ACLU Project to Assess LGBT Web Filtering in Schools
The American Civil Liberties Union–or ACLU–has launched a new campaign to try and stop school officials from filtering out LGBT Web content from their campus browsers.
The civil rights group has partnered with Yale Law School to start “Don’t Filter Me”–the initiative asks students nationwide to check to see if their schools block educational material geared towards LGBT youth. If so, they are encouraged to report such instances to the ACLU LGBT Project.
The Project’s Staff Attorney Joshua Block tells OutQ News that they have received a number of complaints over the past year about LGBT web censorship. One student even reported seeing a big red stop sign saying a particular website was blocked BECAUSE of its gay content.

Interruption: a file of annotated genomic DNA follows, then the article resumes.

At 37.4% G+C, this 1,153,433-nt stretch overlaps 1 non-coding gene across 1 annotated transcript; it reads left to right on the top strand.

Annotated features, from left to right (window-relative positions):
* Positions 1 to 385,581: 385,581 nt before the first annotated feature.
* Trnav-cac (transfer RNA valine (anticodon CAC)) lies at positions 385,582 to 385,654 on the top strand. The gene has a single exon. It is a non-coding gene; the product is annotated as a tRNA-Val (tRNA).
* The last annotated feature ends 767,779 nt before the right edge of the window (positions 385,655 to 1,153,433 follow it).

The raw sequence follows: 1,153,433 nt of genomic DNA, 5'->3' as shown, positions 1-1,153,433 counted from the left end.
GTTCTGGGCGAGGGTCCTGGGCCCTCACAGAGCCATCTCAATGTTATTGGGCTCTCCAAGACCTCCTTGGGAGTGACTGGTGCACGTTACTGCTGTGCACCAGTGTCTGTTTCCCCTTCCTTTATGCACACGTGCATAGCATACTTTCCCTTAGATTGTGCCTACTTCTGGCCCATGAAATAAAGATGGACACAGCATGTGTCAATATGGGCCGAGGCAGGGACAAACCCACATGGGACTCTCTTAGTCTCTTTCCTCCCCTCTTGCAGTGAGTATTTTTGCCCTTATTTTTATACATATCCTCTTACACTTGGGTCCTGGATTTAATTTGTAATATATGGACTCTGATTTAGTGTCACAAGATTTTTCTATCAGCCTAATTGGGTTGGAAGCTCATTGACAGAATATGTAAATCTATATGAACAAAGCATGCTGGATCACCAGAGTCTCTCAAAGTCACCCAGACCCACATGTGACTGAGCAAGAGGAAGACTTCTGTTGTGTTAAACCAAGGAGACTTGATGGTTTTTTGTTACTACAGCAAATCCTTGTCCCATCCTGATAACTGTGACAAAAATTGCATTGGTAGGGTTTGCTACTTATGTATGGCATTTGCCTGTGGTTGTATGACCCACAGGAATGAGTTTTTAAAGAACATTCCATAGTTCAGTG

Block says that although this type of filtering is illegal and unconstitutional, it’s still fairly common.
BLOCK: “These problems keep popping up like Whack-a-Mole, and once you fix them in one school, you find out that another school halfway across the country is doing exactly the same thing. So, you know, we decided that we needed to have a more systemic solution to this problem.”
Block says that aside from getting student input, the organization may also ask to see school records on web filtering policies. That will eventually help the Project create a packet to present to administrators on how to further address the web content issue.
But Block says they’ve already met one of their main goals, which was to let students know that this is in fact a national problem.